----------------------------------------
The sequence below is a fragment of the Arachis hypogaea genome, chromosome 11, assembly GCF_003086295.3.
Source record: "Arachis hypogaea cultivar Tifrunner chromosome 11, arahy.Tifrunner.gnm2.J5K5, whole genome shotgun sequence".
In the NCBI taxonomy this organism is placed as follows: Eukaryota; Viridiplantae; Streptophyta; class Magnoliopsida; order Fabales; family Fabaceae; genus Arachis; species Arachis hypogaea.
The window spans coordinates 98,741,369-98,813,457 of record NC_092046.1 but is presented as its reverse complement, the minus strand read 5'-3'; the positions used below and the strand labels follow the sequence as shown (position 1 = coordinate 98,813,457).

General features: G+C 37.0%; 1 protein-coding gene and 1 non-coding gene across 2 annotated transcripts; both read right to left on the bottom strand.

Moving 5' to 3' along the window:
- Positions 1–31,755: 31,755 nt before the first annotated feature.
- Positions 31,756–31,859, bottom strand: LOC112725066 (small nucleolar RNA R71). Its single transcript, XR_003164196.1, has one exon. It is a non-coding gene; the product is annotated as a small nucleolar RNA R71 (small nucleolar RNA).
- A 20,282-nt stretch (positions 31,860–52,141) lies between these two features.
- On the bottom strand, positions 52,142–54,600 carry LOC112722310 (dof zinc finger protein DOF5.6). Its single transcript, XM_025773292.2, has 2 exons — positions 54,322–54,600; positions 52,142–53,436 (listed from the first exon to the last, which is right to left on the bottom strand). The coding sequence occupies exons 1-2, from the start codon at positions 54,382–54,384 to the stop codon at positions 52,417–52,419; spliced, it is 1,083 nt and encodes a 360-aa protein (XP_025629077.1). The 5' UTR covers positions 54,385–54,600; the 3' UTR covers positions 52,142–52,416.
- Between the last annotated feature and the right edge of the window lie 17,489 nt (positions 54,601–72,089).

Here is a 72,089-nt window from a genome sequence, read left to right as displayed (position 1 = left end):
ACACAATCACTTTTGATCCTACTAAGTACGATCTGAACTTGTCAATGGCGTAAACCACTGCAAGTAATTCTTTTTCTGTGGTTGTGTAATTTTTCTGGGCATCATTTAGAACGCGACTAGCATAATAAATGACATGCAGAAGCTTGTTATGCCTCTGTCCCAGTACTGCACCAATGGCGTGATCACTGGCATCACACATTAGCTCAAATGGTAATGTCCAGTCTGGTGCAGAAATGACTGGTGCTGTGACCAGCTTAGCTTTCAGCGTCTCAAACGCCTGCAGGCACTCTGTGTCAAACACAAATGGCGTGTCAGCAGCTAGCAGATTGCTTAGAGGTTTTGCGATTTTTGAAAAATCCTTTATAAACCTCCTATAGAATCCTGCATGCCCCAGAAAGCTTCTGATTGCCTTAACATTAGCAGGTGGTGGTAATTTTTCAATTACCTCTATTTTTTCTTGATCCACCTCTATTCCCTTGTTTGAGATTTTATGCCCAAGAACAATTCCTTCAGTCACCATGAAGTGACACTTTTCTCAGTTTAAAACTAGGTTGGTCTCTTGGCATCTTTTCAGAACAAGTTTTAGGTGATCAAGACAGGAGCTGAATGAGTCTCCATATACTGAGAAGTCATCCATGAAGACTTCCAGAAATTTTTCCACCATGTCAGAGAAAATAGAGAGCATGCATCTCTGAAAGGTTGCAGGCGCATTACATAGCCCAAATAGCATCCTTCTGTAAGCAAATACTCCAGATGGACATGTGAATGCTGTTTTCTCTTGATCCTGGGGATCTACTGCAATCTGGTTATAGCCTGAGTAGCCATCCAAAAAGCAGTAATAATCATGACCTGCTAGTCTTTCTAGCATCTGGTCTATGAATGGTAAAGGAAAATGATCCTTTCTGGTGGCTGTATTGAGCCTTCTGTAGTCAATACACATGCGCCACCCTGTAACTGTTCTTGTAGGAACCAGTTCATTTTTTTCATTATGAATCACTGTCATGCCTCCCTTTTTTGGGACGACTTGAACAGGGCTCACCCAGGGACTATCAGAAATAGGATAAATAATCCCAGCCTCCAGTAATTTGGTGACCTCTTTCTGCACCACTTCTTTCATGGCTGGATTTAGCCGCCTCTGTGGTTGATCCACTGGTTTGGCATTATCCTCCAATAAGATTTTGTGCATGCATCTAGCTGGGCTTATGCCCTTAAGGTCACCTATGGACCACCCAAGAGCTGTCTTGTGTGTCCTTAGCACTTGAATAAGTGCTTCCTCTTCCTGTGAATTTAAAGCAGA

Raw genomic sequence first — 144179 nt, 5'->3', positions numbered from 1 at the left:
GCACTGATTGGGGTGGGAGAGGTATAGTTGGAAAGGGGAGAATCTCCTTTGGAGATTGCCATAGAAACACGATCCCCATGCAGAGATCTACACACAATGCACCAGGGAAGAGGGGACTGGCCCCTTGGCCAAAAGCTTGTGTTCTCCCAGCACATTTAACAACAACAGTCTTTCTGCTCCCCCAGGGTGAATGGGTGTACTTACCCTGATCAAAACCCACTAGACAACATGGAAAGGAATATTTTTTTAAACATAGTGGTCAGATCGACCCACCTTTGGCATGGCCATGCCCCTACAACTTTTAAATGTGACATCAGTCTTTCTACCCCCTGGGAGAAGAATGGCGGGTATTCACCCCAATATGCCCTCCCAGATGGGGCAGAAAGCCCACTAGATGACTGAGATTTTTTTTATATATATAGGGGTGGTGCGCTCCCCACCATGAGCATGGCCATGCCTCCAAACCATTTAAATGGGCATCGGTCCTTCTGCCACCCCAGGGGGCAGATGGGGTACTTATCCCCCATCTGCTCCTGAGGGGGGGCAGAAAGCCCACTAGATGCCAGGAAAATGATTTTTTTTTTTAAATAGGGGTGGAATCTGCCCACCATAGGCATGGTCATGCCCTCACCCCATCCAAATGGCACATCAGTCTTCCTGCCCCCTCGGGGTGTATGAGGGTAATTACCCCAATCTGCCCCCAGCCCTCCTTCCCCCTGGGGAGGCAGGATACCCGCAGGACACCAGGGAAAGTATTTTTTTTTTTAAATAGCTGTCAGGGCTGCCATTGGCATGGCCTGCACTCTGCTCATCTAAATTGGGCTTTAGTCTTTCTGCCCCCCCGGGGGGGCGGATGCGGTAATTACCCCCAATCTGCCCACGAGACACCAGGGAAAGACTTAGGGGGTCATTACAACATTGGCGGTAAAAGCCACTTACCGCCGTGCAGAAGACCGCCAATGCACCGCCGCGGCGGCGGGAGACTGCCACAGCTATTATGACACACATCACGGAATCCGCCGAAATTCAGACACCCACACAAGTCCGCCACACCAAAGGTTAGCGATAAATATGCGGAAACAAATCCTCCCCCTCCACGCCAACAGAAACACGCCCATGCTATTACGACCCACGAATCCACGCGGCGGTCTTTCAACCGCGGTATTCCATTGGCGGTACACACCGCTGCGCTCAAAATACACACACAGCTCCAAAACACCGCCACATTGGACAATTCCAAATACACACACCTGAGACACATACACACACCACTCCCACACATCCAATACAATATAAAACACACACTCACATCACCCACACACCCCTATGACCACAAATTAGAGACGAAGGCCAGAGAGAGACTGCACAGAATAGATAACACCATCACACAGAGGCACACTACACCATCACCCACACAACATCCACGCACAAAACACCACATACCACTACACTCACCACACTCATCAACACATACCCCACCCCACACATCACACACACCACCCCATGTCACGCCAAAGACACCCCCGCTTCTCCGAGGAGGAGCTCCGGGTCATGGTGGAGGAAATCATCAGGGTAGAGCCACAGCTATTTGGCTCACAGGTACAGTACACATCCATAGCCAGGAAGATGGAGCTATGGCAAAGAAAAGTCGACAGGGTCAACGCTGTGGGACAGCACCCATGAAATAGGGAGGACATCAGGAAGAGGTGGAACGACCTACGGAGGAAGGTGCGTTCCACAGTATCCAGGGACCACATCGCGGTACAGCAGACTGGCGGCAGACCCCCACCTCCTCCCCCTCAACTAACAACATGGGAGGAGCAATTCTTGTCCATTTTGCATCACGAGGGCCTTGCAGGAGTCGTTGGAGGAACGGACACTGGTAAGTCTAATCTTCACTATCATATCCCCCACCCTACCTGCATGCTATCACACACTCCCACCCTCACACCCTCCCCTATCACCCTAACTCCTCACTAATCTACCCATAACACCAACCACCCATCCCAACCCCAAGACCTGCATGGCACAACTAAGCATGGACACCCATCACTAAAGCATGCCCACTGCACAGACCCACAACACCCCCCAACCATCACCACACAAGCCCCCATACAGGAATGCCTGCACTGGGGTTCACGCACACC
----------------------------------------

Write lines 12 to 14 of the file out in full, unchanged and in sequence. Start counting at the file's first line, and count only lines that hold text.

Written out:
Here is a 72,089-nt window from a genome sequence, read left to right as displayed (position 1 = left end):
ACACAATCACTTTTGATCCTACTAAGTACGATCTGAACTTGTCAATGGCGTAAACCACTGCAAGTAATTCTTTTTCTGTGGTTGTGTAATTTTTCTGGGCATCATTTAGAACGCGACTAGCATAATAAATGACATGCAGAAGCTTGTTATGCCTCTGTCCCAGTACTGCACCAATGGCGTGATCACTGGCATCACACATTAGCTCAAATGGTAATGTCCAGTCTGGTGCAGAAATGACTGGTGCTGTGACCAGCTTAGCTTTCAGCGTCTCAAACGCCTGCAGGCACTCTGTGTCAAACACAAATGGCGTGTCAGCAGCTAGCAGATTGCTTAGAGGTTTTGCGATTTTTGAAAAATCCTTTATAAACCTCCTATAGAATCCTGCATGCCCCAGAAAGCTTCTGATTGCCTTAACATTAGCAGGTGGTGGTAATTTTTCAATTACCTCTATTTTTTCTTGATCCACCTCTATTCCCTTGTTTGAGATTTTATGCCCAAGAACAATTCCTTCAGTCACCATGAAGTGACACTTTTCTCAGTTTAAAACTAGGTTGGTCTCTTGGCATCTTTTCAGAACAAGTTTTAGGTGATCAAGACAGGAGCTGAATGAGTCTCCATATACTGAGAAGTCATCCATGAAGACTTCCAGAAATTTTTCCACCATGTCAGAGAAAATAGAGAGCATGCATCTCTGAAAGGTTGCAGGCGCATTACATAGCCCAAATAGCATCCTTCTGTAAGCAAATACTCCAGATGGACATGTGAATGCTGTTTTCTCTTGATCCTGGGGATCTACTGCAATCTGGTTATAGCCTGAGTAGCCATCCAAAAAGCAGTAATAATCATGACCTGCTAGTCTTTCTAGCATCTGGTCTATGAATGGTAAAGGAAAATGATCCTTTCTGGTGGCTGTATTGAGCCTTCTGTAGTCAATACACATGCGCCACCCTGTAACTGTTCTTGTAGGAACCAGTTCATTTTTTTCATTATGAATCACTGTCATGCCTCCCTTTTTTGGGACGACTTGAACAGGGCTCACCCAGGGACTATCAGAAATAGGATAAATAATCCCAGCCTCCAGTAATTTGGTGACCTCTTTCTGCACCACTTCTTTCATGGCTGGATTTAGCCGCCTCTGTGGTTGATCCACTGGTTTGGCATTATCCTCCAATAAGATTTTGTGCATGCATCTAGCTGGGCTTATGCCCTTAAGGTCACCTATGGACCACCCAAGAGCTGTCTTGTGTGTCCTTAGCACTTGAATAAGTGCTTCCTCTTCCTGTGAATTTAAAGCAGA

Raw genomic sequence first — 144179 nt, 5'->3', positions numbered from 1 at the left: